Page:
AGHET: The Armenian Genocide
People are not reluctant to talk about the genocides in Darfur, Rwanda, Cambodia or the Holocaust. But when it comes to what took place in Turkey over 100 years ago, many take offense. Turkish officials declare awkwardly and viciously that their culture would never have committed genocide and hence refuse to accept the accusation. Still over one million Armenians, the world’s oldest Christians, were murdered.
On January 19, 2007, a well-known Turkish-Armenian journalist, Hirant Dink, was gunned down in front of his office in broad daylight. His killer was a 17-year-old young man who claimed that the journalist had insulted the honor of the Turkish people by speaking about the genocide. To this day, the killer hasn’t been prosecuted.
Politicians claim that Turkey’s past is as clean as can be and this sentiment is shared by most of the population. However, many European parliaments such as France, Sweden, and Switzerland have acknowledged the genocide against Armenians. The voices of those who demand that Turkey faces up to its past can no longer be ignored.
Turkey is a key NATO ally. It’s an important trading partner, and it’s the country that provides a bridge to the Middle East. Turkish leaders have used their strategic importance to deflect all discussions regarding their recent history. They have threatened to break off diplomatic relations and to cancel all arms contracts. That’s one reason why forcing them to accept an event that happened a century ago is not a priority for the leaders of Western nations.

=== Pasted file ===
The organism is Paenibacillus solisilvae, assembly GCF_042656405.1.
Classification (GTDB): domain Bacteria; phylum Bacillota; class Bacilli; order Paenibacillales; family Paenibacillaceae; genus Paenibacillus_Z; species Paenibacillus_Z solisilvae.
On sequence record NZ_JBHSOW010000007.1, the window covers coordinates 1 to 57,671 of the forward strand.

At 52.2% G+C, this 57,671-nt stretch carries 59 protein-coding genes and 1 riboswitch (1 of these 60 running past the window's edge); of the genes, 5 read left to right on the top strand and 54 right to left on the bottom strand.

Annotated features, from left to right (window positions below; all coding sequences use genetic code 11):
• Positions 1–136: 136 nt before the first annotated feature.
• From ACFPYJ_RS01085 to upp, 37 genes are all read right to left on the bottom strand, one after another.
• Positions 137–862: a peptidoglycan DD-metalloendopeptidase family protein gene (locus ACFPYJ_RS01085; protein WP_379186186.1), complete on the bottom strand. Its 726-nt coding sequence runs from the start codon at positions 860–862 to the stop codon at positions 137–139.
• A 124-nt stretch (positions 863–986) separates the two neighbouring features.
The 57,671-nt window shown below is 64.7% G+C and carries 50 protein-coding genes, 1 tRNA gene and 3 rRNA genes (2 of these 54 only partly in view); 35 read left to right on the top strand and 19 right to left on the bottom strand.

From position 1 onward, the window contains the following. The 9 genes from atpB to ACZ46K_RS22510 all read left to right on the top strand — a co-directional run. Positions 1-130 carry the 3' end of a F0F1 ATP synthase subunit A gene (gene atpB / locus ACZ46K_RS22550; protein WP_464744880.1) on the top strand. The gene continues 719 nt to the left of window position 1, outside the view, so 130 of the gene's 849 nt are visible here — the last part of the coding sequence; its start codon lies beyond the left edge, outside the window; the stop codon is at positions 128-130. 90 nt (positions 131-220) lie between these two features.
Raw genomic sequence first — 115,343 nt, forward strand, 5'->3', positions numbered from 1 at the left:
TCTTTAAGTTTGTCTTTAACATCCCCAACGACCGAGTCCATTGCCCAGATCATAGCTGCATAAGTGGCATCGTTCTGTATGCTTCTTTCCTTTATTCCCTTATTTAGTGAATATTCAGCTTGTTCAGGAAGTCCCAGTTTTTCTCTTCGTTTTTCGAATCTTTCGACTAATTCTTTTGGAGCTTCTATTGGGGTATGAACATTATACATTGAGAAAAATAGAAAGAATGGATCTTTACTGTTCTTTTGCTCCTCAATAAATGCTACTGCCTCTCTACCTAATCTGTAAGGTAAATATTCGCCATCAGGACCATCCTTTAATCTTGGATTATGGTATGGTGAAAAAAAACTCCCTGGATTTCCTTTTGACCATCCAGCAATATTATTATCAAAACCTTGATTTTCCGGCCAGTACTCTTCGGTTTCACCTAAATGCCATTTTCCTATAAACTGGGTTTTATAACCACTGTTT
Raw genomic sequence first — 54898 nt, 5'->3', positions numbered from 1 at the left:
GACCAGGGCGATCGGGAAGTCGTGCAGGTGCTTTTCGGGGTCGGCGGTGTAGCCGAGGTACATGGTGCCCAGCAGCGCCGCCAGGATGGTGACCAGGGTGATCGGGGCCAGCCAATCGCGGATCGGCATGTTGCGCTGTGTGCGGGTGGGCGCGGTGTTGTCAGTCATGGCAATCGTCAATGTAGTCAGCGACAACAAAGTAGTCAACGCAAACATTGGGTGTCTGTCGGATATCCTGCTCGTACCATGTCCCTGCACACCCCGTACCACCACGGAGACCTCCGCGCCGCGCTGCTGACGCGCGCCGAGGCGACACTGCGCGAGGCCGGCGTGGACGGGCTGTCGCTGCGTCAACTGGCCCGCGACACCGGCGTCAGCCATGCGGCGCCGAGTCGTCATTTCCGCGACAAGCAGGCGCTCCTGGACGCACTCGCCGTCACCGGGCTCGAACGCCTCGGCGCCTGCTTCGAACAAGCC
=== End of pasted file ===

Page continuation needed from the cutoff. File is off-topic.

Every year on April 24, thousands of Armenians from all over the world make a pilgrimage to the capital of Armenia. They mourn the victims of the annihilation that began on that same date in 1915. Their grief is mixed with pain and anger because they can’t understand why Turkey continues to deny what happened and they feel betrayed by a world that continues to accept Turkey’s lame version of the facts.
Turkish prime minister claims that there is no evidence to support that such a catastrophe took place. However, there are enough documents provided by eyewitnesses, doctors, diplomats, and journalists that give an accurate account of what took place. Reports can be found in diplomatic and military archives in Berlin, the United States, France, Denmark, Sweden, and Armenia. These records tell of a crime so great that it’s beyond human comprehension. Watch this now.
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